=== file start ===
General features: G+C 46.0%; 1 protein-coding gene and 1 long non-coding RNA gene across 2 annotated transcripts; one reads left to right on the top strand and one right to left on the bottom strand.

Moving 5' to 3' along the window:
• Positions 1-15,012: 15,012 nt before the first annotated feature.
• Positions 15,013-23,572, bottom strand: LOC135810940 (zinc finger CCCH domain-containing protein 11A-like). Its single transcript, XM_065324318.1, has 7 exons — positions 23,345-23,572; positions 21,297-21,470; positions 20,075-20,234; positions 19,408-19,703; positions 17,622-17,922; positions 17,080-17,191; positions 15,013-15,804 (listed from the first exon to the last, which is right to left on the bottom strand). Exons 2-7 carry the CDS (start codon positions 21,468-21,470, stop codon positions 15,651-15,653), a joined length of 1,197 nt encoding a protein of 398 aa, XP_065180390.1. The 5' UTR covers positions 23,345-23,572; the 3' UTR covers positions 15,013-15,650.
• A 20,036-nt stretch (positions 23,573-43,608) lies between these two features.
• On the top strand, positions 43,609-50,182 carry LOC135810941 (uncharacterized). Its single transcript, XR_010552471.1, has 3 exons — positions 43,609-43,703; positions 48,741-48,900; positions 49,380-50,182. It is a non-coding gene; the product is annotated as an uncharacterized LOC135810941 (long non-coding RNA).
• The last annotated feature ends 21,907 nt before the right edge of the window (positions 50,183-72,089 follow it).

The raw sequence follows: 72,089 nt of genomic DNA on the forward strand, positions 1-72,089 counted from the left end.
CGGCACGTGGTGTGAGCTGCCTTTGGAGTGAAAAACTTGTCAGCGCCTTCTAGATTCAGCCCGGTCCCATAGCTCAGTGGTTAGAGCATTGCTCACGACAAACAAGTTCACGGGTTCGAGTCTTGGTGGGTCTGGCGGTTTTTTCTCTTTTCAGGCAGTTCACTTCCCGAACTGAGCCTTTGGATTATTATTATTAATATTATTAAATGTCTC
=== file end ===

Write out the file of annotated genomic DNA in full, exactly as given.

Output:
General features: G+C 46.0%; 1 protein-coding gene and 1 long non-coding RNA gene across 2 annotated transcripts; one reads left to right on the top strand and one right to left on the bottom strand.

Moving 5' to 3' along the window:
• Positions 1-15,012: 15,012 nt before the first annotated feature.
• Positions 15,013-23,572, bottom strand: LOC135810940 (zinc finger CCCH domain-containing protein 11A-like). Its single transcript, XM_065324318.1, has 7 exons — positions 23,345-23,572; positions 21,297-21,470; positions 20,075-20,234; positions 19,408-19,703; positions 17,622-17,922; positions 17,080-17,191; positions 15,013-15,804 (listed from the first exon to the last, which is right to left on the bottom strand). Exons 2-7 carry the CDS (start codon positions 21,468-21,470, stop codon positions 15,651-15,653), a joined length of 1,197 nt encoding a protein of 398 aa, XP_065180390.1. The 5' UTR covers positions 23,345-23,572; the 3' UTR covers positions 15,013-15,650.
• A 20,036-nt stretch (positions 23,573-43,608) lies between these two features.
• On the top strand, positions 43,609-50,182 carry LOC135810941 (uncharacterized). Its single transcript, XR_010552471.1, has 3 exons — positions 43,609-43,703; positions 48,741-48,900; positions 49,380-50,182. It is a non-coding gene; the product is annotated as an uncharacterized LOC135810941 (long non-coding RNA).
• The last annotated feature ends 21,907 nt before the right edge of the window (positions 50,183-72,089 follow it).

The raw sequence follows: 72,089 nt of genomic DNA on the forward strand, positions 1-72,089 counted from the left end.
CGGCACGTGGTGTGAGCTGCCTTTGGAGTGAAAAACTTGTCAGCGCCTTCTAGATTCAGCCCGGTCCCATAGCTCAGTGGTTAGAGCATTGCTCACGACAAACAAGTTCACGGGTTCGAGTCTTGGTGGGTCTGGCGGTTTTTTCTCTTTTCAGGCAGTTCACTTCCCGAACTGAGCCTTTGGATTATTATTATTAATATTATTAAATGTCTC